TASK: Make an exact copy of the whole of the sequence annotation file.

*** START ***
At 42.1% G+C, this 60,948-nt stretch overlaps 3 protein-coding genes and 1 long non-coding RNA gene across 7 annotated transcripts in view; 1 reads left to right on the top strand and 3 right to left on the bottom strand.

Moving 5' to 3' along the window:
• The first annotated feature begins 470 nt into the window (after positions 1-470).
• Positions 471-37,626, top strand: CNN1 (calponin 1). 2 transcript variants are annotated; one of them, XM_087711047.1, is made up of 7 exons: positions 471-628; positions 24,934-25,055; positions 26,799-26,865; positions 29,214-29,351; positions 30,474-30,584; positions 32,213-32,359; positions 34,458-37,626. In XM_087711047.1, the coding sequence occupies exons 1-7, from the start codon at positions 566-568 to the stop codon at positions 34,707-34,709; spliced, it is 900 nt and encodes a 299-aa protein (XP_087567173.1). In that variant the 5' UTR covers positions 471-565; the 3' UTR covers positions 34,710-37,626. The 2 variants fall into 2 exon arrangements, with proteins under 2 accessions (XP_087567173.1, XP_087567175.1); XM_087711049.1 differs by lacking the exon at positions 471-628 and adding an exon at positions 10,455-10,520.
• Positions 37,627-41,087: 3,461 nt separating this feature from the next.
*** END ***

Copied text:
At 42.1% G+C, this 60,948-nt stretch overlaps 3 protein-coding genes and 1 long non-coding RNA gene across 7 annotated transcripts in view; 1 reads left to right on the top strand and 3 right to left on the bottom strand.

Moving 5' to 3' along the window:
• The first annotated feature begins 470 nt into the window (after positions 1-470).
• Positions 471-37,626, top strand: CNN1 (calponin 1). 2 transcript variants are annotated; one of them, XM_087711047.1, is made up of 7 exons: positions 471-628; positions 24,934-25,055; positions 26,799-26,865; positions 29,214-29,351; positions 30,474-30,584; positions 32,213-32,359; positions 34,458-37,626. In XM_087711047.1, the coding sequence occupies exons 1-7, from the start codon at positions 566-568 to the stop codon at positions 34,707-34,709; spliced, it is 900 nt and encodes a 299-aa protein (XP_087567173.1). In that variant the 5' UTR covers positions 471-565; the 3' UTR covers positions 34,710-37,626. The 2 variants fall into 2 exon arrangements, with proteins under 2 accessions (XP_087567173.1, XP_087567175.1); XM_087711049.1 differs by lacking the exon at positions 471-628 and adding an exon at positions 10,455-10,520.
• Positions 37,627-41,087: 3,461 nt separating this feature from the next.